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I have used Einstein Sentiment, passing the message(parameter) and hitting the endpoint "https://api.einstein.ai/v2/language/sentiment" to get the sentiment of the statement passed.

Following are the results: enter image description here

Sometimes it seems to be precise, sometimes even for a straight forward message/parameter the results are not so much precise. For Example : "Overall Great Experience" the rating is Positive 95%. But when I enter "Its too bad" the rating is Negative 48% & Positive 45%.

Not sure how this is working, does it takes the negative statements or words entered and calculates?

Can someone please help me getting precise ratings.

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TL; DR

The results from the supplied Einstein (Metamind) Sentiment model will only be as good as the input data that Salesforce used to create it. If your text varies significantly from the training data you are unlikely to get the expected result. You can't refine this model with more examples.

You could create a new language dataset with the type "text-sentiment". Then you would be free to train it as required based on actual examples.


Einstein Sentiment analysis is currently based on a model that:

"was trained on data aggregated from multiple sources. Mostly short snippets of text and comparable to what you might find in a public forum." Source.

What they mean here is that the CommunitySentiment model is something that has been pre-created for this task. They collected many examples of text (thousands, hundreds of thousands, millions... ?) and then manually categorized them as being either positive, negative, or neutral. They then used this input data to build the model such that when text like the training data came in a similar response came out. This is known as supervised learning.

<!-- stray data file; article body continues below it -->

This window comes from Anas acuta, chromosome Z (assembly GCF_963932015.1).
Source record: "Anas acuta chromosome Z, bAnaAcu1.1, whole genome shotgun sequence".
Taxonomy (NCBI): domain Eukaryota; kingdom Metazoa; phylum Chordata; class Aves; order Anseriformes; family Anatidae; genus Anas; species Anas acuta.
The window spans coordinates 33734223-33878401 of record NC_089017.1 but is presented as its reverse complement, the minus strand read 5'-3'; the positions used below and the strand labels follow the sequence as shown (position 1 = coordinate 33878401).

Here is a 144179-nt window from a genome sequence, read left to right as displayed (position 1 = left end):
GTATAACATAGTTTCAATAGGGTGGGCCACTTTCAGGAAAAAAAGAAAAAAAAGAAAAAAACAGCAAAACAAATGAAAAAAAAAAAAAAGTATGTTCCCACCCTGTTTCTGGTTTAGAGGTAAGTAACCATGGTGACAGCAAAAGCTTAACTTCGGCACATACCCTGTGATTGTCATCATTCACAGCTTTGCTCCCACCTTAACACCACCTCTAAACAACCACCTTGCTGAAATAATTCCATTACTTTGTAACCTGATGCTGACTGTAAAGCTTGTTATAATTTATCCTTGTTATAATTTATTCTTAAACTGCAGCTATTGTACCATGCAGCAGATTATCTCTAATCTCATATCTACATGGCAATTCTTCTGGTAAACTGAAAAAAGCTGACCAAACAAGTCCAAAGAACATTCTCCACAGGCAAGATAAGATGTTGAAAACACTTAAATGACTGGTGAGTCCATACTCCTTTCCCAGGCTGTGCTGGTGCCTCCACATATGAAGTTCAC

Those probabilities are telling you how similar the input text is to the categories that were applied to the training text.

It's probably easier to understand this process with something like Einstein Vision API. Yes, it is imaged rather than text based, but the underlying principle is the same. You train a model on some input data (the dataset). Then use that model to make predictions. The closer the input is to the training data the better the results you'll get. Conversely, when you put something into the model that it hasn't been trained on then you are likely to get a poor result.

The challenge with the Einstein Sentiment Analysis is that you don't get to modify the model with further training data. It's a fixed thing provided by Salesforce. This is great in that you don't need to build up a massive training data set, but it does limit your ability to refine it with actual examples from your specific data.

Here are some slides from my Mad Catter talk that hopefully clarify things:

  1. You start of with some labels. In the sentiment analysis case that is positive, negative, and neutral. You then collect many example inputs and manually apply the labels to them.

enter image description here

  1. Now you feed those labels and examples into your AI structured learning tool to produce a model.